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Matcha: The Healthier Green Tea You Should Be Drinking
One variety of green tea, matcha, is claimed to be even healthier than the other types. It's grown and prepared differently than other green teas and the whole tea leaf is consumed. But does matcha really live up to the hype?
Photo credit: Shutterstock
What is Matcha?
Matcha and regular green tea both come from the Camellia sinensis plant, which is native to China.
However, matcha is grown differently than regular green tea. The tea bushes are covered for about 20 to 30 days before harvest, to prevent direct sunlight. The shade stimulates an increase in chlorophyll levels, which turns the leaves into a darker shade of green and increases the production of amino acids.
After harvesting, the stems and veins are removed from the leaves. They are then stone-ground into a fine, bright green powder, known as matcha.
Because the whole leaf powder is ingested, instead of just water infused through the tea leaves, matcha is even higher in some substances than green tea. This includes caffeine and antioxidants. One cup of matcha, made from half a teaspoon of powder, generally contains about 35 mg of caffeine. This is slightly more than a cup of regular green tea.
How Is Matcha Tea Prepared?
Matcha tea is prepared differently than regular green tea. Regular tea is made from soaked leaves, while matcha is made from ground, whole leaves.
It is usually prepared the traditional Japanese way. The tea is measured with a bamboo spoon, called a shashaku, into a heated tea bowl, known as a chawan. Hot water is then added to the bowl. The tea is whisked with a special bamboo whisk, called a chasen, until it becomes smooth with froth on top.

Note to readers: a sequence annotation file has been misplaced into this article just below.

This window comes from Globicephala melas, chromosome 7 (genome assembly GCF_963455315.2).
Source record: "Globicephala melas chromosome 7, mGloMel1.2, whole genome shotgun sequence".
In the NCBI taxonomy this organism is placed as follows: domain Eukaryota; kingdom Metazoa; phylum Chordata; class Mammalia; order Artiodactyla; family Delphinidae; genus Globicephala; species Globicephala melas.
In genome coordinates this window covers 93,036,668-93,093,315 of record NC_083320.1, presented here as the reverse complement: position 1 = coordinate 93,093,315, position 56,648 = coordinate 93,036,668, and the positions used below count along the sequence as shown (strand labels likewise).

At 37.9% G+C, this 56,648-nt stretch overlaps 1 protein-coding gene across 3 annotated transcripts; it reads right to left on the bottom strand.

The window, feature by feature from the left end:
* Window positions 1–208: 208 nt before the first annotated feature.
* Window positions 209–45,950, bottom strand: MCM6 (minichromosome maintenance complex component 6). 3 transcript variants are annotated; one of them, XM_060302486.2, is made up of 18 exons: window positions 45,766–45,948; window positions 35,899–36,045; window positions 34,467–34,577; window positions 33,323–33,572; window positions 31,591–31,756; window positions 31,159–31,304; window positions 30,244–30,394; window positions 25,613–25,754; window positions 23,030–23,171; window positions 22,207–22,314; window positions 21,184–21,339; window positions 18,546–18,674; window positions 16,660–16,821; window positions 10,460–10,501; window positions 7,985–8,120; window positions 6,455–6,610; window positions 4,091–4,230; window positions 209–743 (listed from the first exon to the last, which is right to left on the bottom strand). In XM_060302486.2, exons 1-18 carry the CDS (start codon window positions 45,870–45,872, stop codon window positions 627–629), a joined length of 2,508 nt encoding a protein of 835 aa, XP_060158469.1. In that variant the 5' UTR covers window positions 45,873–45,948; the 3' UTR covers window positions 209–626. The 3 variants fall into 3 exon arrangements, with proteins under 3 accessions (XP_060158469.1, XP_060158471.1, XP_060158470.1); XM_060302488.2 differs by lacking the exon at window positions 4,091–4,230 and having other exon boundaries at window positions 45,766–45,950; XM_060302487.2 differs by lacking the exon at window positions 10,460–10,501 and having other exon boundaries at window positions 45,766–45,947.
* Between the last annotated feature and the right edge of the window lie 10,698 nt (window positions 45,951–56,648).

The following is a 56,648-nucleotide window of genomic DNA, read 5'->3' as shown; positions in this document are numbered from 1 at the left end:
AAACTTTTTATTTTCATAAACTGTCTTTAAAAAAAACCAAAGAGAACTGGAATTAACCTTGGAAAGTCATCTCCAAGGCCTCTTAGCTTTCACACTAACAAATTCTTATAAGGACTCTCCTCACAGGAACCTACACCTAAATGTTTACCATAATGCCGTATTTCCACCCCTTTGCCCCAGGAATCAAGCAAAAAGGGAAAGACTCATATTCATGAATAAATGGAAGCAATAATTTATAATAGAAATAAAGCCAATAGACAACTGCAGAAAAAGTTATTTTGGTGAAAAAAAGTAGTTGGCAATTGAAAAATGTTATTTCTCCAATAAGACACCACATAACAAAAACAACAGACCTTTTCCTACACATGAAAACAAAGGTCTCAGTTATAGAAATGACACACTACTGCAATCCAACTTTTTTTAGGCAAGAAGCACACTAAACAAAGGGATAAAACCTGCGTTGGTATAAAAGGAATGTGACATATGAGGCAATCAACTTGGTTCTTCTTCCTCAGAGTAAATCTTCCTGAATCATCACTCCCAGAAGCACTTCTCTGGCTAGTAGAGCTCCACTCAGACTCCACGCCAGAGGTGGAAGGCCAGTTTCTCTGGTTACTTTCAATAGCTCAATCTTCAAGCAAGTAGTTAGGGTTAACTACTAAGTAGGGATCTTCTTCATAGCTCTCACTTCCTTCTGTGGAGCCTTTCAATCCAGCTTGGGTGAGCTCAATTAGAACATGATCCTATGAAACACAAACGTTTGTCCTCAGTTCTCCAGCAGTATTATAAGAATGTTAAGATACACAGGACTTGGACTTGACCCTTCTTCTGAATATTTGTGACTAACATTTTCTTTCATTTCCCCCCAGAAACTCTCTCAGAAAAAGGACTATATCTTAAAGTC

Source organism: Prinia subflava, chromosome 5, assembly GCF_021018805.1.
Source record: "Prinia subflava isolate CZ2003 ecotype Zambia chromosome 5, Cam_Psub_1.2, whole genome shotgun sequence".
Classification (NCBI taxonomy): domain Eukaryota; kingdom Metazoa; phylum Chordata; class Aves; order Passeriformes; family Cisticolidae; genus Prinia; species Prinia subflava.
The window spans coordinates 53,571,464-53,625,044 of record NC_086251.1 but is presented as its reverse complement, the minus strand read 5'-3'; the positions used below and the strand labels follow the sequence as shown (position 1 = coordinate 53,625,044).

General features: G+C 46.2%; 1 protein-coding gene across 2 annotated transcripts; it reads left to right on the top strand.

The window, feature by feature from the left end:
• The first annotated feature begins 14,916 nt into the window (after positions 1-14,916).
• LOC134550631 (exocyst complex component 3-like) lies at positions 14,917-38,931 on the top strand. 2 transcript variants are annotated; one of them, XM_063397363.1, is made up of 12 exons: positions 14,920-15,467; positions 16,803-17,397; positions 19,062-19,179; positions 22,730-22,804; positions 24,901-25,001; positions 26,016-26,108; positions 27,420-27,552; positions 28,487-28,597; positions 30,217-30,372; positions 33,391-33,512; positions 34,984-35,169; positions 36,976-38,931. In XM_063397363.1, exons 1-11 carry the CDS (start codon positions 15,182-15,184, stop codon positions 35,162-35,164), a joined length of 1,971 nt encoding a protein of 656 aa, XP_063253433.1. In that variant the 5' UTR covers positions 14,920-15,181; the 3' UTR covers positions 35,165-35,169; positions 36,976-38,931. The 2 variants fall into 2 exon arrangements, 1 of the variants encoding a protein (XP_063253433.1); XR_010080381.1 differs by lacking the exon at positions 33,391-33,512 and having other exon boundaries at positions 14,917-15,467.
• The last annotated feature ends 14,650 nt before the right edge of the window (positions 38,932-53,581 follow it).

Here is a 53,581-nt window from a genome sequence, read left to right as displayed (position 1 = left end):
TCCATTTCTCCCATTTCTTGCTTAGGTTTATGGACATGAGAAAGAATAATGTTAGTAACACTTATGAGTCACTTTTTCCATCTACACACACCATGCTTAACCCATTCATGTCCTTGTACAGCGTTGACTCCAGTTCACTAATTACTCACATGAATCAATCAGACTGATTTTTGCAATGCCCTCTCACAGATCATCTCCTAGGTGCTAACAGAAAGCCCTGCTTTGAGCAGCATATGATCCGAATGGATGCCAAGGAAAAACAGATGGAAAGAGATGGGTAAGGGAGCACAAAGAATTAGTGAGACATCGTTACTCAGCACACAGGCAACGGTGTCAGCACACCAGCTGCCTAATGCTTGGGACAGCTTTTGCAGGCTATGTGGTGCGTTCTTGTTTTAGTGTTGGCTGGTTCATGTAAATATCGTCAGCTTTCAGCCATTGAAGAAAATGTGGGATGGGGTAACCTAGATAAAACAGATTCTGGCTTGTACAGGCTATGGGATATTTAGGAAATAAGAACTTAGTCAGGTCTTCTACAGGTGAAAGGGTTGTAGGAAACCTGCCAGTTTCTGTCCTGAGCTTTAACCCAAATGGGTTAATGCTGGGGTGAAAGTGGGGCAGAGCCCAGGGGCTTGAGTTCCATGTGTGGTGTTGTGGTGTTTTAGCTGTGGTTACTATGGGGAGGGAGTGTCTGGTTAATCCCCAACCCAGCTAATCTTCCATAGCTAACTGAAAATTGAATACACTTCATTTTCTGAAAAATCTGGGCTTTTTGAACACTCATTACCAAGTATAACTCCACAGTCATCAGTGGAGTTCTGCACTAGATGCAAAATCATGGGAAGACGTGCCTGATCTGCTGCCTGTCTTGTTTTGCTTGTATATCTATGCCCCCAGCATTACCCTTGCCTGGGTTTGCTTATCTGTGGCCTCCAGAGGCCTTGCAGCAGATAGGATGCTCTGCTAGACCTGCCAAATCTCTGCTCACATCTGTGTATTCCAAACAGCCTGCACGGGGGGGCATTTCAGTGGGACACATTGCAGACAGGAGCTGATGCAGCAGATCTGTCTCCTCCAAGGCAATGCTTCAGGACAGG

Matcha can be prepared in several consistencies:
- Standard: Most people mix one teaspoon of matcha powder with two ounces of hot water.
- Usucha (thin): This thinner version uses about half a teaspoon of matcha, mixed with about 3 to 4 ounces of hot water.
- Koicha (thick): This thick version is sometimes part of Japanese tea ceremonies. Two teaspoons of matcha are mixed with about 1 ounce of hot water. There is no foam and a higher grade of matcha is required.
Watch this video to see a quick demonstration of how to make matcha:
However, keep in mind that you don't actually need all this fancy stuff to make a good cup of matcha. A cup, teaspoon and small whisk will do just fine.
Health Benefits of Matcha
Since matcha is simply a variety of green tea, it has most of the same health benefits.